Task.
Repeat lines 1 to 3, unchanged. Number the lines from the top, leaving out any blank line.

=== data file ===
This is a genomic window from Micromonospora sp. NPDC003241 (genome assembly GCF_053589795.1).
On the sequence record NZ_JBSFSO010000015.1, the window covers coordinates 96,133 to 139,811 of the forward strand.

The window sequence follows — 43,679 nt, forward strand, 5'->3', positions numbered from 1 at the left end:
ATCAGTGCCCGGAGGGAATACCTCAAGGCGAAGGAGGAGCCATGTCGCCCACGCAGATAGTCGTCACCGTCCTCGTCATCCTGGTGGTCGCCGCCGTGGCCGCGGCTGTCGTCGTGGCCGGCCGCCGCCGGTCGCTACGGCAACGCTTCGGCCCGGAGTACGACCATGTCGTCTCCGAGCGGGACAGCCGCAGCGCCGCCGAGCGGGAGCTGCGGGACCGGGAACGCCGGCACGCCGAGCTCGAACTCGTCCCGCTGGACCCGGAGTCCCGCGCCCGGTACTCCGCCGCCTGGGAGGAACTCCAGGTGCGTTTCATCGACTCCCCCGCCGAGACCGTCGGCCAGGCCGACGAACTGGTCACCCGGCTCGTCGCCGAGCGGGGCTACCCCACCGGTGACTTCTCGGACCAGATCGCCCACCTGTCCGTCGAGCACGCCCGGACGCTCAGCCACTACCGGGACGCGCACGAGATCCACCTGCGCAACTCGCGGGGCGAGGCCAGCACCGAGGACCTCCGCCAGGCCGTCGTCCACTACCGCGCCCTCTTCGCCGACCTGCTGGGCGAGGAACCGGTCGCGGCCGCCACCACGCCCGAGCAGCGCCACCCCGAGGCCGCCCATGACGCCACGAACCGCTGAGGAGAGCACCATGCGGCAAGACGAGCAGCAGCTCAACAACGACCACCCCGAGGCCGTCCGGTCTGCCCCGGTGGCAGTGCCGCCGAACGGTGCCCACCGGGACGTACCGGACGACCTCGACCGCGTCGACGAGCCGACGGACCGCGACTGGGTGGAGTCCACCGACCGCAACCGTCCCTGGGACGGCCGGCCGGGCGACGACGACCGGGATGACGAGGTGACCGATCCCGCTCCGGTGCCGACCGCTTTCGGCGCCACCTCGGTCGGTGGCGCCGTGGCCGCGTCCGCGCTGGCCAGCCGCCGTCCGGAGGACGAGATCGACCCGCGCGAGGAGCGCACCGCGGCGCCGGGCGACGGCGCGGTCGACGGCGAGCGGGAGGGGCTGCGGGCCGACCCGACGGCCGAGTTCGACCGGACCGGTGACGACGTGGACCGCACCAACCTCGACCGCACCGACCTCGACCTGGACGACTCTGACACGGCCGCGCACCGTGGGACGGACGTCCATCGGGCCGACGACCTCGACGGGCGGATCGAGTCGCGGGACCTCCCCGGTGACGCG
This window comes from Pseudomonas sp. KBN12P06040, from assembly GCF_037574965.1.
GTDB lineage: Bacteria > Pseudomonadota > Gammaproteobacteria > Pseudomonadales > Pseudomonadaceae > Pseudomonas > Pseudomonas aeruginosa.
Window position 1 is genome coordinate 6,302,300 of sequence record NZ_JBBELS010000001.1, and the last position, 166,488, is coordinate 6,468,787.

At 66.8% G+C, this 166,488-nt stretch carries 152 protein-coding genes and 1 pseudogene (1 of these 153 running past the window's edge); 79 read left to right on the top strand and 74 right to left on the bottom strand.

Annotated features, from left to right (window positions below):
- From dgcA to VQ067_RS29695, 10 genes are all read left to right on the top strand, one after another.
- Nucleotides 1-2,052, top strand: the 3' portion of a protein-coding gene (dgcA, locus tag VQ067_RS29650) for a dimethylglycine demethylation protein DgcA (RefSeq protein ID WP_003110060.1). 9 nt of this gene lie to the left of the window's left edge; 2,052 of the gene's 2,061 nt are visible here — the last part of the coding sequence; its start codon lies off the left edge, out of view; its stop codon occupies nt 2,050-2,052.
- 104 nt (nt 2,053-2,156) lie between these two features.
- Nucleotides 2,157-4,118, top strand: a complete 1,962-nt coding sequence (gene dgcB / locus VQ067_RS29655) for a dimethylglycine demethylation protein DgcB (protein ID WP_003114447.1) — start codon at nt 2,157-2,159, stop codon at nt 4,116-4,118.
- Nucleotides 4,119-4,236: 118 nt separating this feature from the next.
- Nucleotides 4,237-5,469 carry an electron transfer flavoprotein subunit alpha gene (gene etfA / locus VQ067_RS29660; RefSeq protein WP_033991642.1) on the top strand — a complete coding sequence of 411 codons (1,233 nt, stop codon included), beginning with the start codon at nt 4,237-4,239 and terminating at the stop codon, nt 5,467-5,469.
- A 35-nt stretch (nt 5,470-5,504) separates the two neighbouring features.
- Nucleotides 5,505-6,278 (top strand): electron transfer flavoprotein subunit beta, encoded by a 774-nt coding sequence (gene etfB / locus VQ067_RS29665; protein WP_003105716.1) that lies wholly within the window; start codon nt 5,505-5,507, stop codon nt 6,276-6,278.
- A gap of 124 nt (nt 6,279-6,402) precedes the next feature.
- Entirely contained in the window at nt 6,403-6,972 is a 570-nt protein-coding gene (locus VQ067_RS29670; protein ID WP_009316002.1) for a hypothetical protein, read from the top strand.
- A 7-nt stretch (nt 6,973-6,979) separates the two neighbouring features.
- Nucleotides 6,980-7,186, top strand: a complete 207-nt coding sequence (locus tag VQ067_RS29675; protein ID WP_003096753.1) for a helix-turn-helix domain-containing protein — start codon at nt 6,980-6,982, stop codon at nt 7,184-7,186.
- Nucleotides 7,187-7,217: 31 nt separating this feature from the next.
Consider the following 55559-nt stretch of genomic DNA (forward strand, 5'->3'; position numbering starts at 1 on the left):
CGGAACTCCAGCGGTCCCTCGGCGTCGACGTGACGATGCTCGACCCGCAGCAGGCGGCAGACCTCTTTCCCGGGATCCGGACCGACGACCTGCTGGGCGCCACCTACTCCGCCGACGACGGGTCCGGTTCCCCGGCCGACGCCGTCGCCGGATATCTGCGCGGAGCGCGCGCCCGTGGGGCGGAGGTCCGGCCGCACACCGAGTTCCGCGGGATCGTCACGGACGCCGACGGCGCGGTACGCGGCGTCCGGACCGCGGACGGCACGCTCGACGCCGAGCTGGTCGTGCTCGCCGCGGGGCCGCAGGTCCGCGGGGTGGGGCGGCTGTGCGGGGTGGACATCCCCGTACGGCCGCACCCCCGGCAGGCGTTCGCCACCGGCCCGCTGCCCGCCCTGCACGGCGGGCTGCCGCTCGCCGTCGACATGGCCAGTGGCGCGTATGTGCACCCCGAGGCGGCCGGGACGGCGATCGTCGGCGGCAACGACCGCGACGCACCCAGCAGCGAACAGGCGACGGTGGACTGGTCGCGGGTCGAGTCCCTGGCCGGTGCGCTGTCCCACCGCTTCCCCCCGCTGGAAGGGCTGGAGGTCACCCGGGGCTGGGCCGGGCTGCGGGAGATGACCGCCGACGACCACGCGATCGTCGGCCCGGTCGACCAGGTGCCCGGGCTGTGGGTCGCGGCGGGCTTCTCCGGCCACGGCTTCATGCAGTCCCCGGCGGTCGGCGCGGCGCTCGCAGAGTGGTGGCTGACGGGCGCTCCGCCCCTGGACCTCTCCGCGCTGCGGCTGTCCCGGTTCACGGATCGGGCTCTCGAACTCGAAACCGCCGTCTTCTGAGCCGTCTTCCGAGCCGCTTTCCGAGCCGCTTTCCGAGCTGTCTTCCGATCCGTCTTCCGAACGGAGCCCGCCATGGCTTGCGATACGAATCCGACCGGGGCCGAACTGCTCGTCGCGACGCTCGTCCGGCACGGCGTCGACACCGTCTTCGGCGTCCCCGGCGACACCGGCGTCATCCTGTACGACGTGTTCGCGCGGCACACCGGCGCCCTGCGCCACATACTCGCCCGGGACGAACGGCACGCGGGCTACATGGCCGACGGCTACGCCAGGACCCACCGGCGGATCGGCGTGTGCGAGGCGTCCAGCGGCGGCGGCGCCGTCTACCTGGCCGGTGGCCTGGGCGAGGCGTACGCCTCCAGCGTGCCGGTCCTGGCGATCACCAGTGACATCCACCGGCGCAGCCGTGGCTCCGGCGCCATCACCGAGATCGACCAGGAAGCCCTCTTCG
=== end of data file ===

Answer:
This is a genomic window from Micromonospora sp. NPDC003241 (genome assembly GCF_053589795.1).
On the sequence record NZ_JBSFSO010000015.1, the window covers coordinates 96,133 to 139,811 of the forward strand.

The window sequence follows — 43,679 nt, forward strand, 5'->3', positions numbered from 1 at the left end: